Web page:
This article was first published on SingularityNET - Medium
Here at SingularityNET our AI team is perpetually over-busy with a variety of different sorts of projects — applied work for commercial customers, R&D aimed toward AGI or solving biomedical problems … and now and then, something just for fun and imaginative exploration.
We’ve been doing some quite interesting work with our friends at Hanson Robotics recently, some of which involves the OpenCog AGI engine and deep neural language models and some practical and valuable applications — but it’s not quite time for public announcements in this regard. Along the way, though, we’ve been experimenting with some of the same technologies in a more purely artistic and aesthetic vein.
Last year at the Web Summit David Hanson and I gave a talk with Sophia and one of David’s much older robots, a simulacrum of the great SF writer Philip K. Dick. Our mutual enthusiasm for PKD’s writings was one of the things that originally brought David and I together as research collaborators and friends.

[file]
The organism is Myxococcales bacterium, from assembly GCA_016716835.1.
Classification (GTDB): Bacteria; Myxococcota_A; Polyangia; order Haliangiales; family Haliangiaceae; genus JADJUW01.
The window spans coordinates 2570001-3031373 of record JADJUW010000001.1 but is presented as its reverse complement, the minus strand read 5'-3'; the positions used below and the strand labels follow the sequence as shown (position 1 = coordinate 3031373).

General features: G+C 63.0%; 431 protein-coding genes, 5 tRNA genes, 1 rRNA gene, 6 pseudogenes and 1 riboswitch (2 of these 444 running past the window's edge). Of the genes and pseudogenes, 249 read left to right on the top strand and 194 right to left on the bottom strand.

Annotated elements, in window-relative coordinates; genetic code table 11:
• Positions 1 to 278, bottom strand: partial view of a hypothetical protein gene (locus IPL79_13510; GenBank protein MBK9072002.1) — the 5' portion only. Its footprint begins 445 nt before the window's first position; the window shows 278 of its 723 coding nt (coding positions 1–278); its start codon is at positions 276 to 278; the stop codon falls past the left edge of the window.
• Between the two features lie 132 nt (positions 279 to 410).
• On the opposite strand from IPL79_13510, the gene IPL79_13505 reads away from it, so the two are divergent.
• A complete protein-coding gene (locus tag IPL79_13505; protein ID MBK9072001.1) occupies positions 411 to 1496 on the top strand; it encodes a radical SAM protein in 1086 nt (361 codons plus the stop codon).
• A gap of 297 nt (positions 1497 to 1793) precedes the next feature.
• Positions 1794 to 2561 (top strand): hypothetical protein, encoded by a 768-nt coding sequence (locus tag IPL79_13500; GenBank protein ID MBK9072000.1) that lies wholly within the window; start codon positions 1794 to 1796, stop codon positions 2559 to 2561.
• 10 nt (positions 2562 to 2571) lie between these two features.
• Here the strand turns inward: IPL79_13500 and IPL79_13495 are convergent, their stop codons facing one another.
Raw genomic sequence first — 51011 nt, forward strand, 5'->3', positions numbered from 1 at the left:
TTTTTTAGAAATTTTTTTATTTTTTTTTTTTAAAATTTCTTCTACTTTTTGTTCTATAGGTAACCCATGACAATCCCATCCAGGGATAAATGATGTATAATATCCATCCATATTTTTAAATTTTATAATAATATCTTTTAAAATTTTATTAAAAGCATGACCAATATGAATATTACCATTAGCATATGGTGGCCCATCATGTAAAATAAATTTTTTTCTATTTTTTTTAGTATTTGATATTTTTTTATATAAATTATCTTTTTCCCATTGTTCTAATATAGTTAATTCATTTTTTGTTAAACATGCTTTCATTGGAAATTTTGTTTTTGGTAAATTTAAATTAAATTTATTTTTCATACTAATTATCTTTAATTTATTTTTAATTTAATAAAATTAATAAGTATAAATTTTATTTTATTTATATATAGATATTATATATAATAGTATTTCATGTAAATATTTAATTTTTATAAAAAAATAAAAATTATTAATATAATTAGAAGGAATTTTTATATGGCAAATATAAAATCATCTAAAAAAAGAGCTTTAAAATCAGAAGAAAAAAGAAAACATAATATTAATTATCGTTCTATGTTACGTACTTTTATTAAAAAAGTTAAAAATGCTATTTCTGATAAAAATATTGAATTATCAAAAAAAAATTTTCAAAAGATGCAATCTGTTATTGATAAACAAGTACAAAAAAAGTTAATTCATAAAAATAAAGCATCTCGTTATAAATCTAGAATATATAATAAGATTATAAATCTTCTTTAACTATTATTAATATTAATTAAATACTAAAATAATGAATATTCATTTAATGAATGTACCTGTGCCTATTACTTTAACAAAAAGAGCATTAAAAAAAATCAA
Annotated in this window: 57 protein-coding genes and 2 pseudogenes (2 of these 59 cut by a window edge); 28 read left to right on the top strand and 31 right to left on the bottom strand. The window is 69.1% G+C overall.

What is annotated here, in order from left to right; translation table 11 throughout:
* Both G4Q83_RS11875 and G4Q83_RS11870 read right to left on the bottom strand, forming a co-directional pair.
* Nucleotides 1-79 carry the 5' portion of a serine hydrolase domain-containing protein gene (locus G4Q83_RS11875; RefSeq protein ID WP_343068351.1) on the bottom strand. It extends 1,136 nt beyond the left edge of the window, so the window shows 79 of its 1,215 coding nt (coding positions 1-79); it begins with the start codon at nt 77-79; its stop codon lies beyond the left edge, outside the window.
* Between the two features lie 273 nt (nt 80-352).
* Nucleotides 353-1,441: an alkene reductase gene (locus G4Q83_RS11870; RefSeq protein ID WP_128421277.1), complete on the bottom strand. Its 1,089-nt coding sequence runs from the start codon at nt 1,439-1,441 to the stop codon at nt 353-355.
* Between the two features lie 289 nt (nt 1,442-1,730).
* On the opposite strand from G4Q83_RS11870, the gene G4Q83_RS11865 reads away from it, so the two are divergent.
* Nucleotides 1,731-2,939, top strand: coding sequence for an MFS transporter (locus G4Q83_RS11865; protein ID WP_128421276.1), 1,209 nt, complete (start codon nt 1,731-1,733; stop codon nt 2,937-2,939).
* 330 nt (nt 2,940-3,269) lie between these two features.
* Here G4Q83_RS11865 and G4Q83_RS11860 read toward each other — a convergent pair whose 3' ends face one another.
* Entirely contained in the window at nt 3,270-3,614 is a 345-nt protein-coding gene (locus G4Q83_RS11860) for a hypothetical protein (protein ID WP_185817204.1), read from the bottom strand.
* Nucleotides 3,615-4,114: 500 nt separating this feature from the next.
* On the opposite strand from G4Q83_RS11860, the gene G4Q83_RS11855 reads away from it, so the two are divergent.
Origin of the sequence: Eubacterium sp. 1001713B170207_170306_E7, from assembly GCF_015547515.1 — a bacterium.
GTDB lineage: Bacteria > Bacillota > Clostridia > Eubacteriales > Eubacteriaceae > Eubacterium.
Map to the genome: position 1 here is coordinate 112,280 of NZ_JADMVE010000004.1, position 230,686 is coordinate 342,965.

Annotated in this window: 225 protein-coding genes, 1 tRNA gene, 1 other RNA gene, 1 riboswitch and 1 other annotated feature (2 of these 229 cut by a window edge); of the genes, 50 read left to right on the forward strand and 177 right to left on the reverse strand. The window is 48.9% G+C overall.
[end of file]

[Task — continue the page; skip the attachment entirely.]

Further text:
When David created the PKD robot in 2005, he also created a dialogue system comprised of some carefully-created rules based on PKD’s personality, plus a statistical text generator trained on PKD’s writing. But for the Web Summit, we prepared something different — a PKD dialogue system combining a character rule-base enacted within the OpenCog engine with, instead of an old-style statistical text generator, a modern transformer neural net text generator trained on PKD’s books (or more precisely a transformer neural net language model trained on a broader English corpus, and then conditioned on a subset of PKD’s writings).
At the Web Summit, we used a third-party voice sample for PKD’s voice — we wanted to use a neurally generated speech model, but we couldn’t quite get it together in time. Also, the PKD robot suffered some hardware damage while being trucked around the Web Summit premises, ...
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SingularityNET - Medium